Manipulation of Prediction Markets

by on October 18, 2008 at 7:41 am in Economics | Permalink

As many people suspected someone was manipulating Intrade to boost John McCain’s stock price:

An internal investigation by the popular online market Intrade has revealed that an investor’s purchases prompted “unusual” price swings that boosted the prediction that Sen. John McCain will become president.

Over the past several weeks, the investor has pushed hundreds of thousands of dollars into one of Intrade’s predictive markets for the presidential election, the company said.

This is big news but not for the reasons that most people think.  Although some manipulation is clearly possible in the short run, the manipulation was already suspected due to differences between Intrade and other prediction markets.  As a result,

According to Intrade bulletin boards and market histories, smaller investors swept in to take advantage of what they saw as price discrepancies caused by the market shifts – quickly returning the Obama and McCain futures prices to their previous value.

This resulted in losses for the investor and profits for the small investors who followed the patterns to take maximum advantage.

This supports Robin Hanson’s and Ryan Oprea’s finding that manipulation can improve (!) prediction markets – the reason is that manipulation offers informed investors a free lunch.  In a stock market, for example, when you buy (thinking the price will rise) someone else is selling (presumably thinking the price will fall) so if you do not have inside information you should not expect an above normal profit from your trade.  But a manipulator sells and buys based on reasons other than expectations and so offers other investors a greater than normal return.  The more manipulation, therefore, the greater the expected profit from betting according to rational expectations.

An even more important lesson is that prediction markets have truly arrived when people think they are worth manipulating.  Notice that the manipulator probably doesn’t care about changing the market prediction per se.  Instead, a manipulator willing to bet hundreds of thousands to change the prediction of a McCain win must think that the prediction will actually affect the outcome.  And if people think prediction markets are this important then can decision markets be far behind?

Hat tip to Paul Krugman.

John B. Chilton October 18, 2008 at 8:48 am

Alex: This is very cool.

The next step is to offer an story of how manipulating the prediction could affect the outcome: My conjecture is that raising the specter of a McCain win motivates turnout amongst the Obama supporters, makes McCain voters complacent, and for those voters motivated to vote to temper a liberal Obama mandate by staying at home it pushes them to vote Obama. This, in turn, suggests the politics of the manipulator.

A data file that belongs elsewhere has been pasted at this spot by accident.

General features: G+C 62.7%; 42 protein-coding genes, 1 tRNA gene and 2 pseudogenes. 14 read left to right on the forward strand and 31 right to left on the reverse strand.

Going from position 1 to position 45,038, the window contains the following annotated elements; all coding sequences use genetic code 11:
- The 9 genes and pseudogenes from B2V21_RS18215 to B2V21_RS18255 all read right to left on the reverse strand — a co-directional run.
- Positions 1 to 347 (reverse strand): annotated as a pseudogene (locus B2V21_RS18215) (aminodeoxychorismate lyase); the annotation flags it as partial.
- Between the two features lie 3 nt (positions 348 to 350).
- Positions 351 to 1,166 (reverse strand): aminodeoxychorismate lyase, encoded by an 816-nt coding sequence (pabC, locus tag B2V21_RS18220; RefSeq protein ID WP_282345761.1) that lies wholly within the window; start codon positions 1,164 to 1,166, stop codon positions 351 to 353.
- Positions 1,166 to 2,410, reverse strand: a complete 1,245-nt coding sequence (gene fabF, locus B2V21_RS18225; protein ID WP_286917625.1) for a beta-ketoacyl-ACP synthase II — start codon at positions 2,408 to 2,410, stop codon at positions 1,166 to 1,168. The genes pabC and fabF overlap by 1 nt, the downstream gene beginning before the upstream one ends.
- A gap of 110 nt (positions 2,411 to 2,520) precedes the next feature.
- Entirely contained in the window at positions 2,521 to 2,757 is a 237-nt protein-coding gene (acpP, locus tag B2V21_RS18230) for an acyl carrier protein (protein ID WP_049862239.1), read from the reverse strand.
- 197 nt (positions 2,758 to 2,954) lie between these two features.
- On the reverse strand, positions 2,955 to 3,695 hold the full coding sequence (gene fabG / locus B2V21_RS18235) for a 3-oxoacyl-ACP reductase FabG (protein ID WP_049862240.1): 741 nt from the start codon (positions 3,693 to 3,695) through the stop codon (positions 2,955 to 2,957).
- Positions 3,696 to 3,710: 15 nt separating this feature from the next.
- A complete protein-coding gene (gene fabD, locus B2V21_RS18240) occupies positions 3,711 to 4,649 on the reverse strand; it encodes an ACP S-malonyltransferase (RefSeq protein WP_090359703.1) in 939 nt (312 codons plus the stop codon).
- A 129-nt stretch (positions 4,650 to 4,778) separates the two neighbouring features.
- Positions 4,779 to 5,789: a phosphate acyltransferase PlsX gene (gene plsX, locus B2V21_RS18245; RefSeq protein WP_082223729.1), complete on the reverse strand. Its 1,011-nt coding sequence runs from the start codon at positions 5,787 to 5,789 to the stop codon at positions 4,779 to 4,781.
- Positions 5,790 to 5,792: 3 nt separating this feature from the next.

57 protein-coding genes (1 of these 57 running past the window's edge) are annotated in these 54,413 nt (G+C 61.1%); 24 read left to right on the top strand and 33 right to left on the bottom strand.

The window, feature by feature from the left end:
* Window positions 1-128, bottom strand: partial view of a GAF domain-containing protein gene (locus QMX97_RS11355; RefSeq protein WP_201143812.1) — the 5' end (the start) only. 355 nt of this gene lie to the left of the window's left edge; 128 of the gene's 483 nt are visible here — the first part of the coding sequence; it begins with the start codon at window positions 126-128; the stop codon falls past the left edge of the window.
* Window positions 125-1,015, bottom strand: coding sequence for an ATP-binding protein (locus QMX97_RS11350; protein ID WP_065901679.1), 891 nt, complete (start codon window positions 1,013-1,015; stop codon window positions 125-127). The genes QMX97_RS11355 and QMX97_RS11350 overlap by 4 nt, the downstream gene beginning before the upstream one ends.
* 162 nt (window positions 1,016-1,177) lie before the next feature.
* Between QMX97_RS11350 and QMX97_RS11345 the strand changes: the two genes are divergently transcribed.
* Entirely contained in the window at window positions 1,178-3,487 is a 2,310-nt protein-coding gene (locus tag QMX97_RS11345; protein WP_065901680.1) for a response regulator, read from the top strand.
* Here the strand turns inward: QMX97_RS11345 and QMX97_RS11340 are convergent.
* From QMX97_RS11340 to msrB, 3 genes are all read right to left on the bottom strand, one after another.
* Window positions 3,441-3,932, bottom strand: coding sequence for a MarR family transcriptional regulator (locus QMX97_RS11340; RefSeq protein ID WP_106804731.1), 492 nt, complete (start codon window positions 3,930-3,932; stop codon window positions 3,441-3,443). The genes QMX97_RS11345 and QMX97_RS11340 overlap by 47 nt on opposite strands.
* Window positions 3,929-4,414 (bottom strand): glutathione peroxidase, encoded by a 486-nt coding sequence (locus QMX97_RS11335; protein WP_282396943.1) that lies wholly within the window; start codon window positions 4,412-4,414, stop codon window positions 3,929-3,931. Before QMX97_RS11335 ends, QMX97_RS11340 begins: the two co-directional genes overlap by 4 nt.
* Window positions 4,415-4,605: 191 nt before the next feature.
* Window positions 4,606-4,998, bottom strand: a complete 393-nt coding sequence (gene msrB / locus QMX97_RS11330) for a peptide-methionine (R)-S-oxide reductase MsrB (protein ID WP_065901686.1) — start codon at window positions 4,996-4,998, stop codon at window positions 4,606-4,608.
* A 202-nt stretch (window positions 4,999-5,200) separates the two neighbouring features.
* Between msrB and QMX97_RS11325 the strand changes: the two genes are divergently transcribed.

Steven Bass October 18, 2008 at 8:56 am

Sorry, that should read “hedging against a McCain presidency.”

John B. Chilton October 18, 2008 at 9:11 am

Steve: What can I say but “very cool.” For other readers, I repeat the link he gave as a hyperlink,
http://www.intrade.com/news/news_300.html

And some quotes from the Intrade investigation: “The trading that caused the unusual price movements and discrepancies was principally due to a single “institutional” member on Intrade. We [Intrade] have been in contact with the firm on a number of occasions. I have spoken to those involved personally. We are satisfied that they are using our markets in good faith and in the ordinary course of their business and that there has been no contravention of our Exchange Rules. Our investigations lead us to believe that the member is using increased depth in these markets to manage certain risks.”

Grant Gould October 18, 2008 at 9:20 am

Steven: I am astonished that the market had enough volume to allow reasonable hedging of political risk. Surely that’s the definition of success for a prediction market right there!

Of course one would expect that future such hedgers would coordinate their bets across multiple contracts and markets so as to give away slightly less of a free lunch to more careful and information-oriented traders — this looks like a singularly badly constructed bet, and they probably substantially overpaid as a result.

Daniel Clarke October 18, 2008 at 9:50 am

Alex, reread my favourite ever post on the Marginal Revolution page. http://www.marginalrevolution.com/marginalrevolution/2008/01/prediction-mark.html

Punchline: Betting large amounts on ‘the other candidate’ is similar to donating large amounts of money to your candidate if it incentivises people on the other side of the bet to vote (and persuade others to vote) for your candidate. Think of it as campaign contributions without the red tape.

i.e. those bets could (rationally) have been placed by an Obama supporter.

Peter Klein October 18, 2008 at 11:29 am

It shouldn’t be true both that 1) manipulation can improve markets because it allows informed investors to bet against the manipulator, and 2) prediction markets can affect the outcome of elections. If people are influenced by prediction markets in their election choices then presumably they would be equally influenced in their trading. In other words if predicting a certain outcome more likely can move other people to vote in the same way, then it should be equally plausible that manipulating trades in any market can beget other trades in the same direction.

brainwarped October 18, 2008 at 12:06 pm

McCain is trading at 16… You pay $1.60 per contract, if McCain wins, you get $8.40 per contract. And according to the pundits, this election is “close”. So if Intrade is representative of McCains odds to win, then his stock is highly undervalued at 16% chance to win. If I traded, I would definitely buy McCain right now as part of my portfolio.

J October 18, 2008 at 12:49 pm

“This resulted in losses for the investor and profits for the small investors who followed the patterns to take maximum advantage”

Did the investor already get out of this position? If not, they haven’t lost a dime yet, and, as brainwarped points out, stand to profit handsoomely if McCain wins. Disclaimer: I happen to think McCain will win if Obama isn’t at least 9 points ahead in the polls on election day.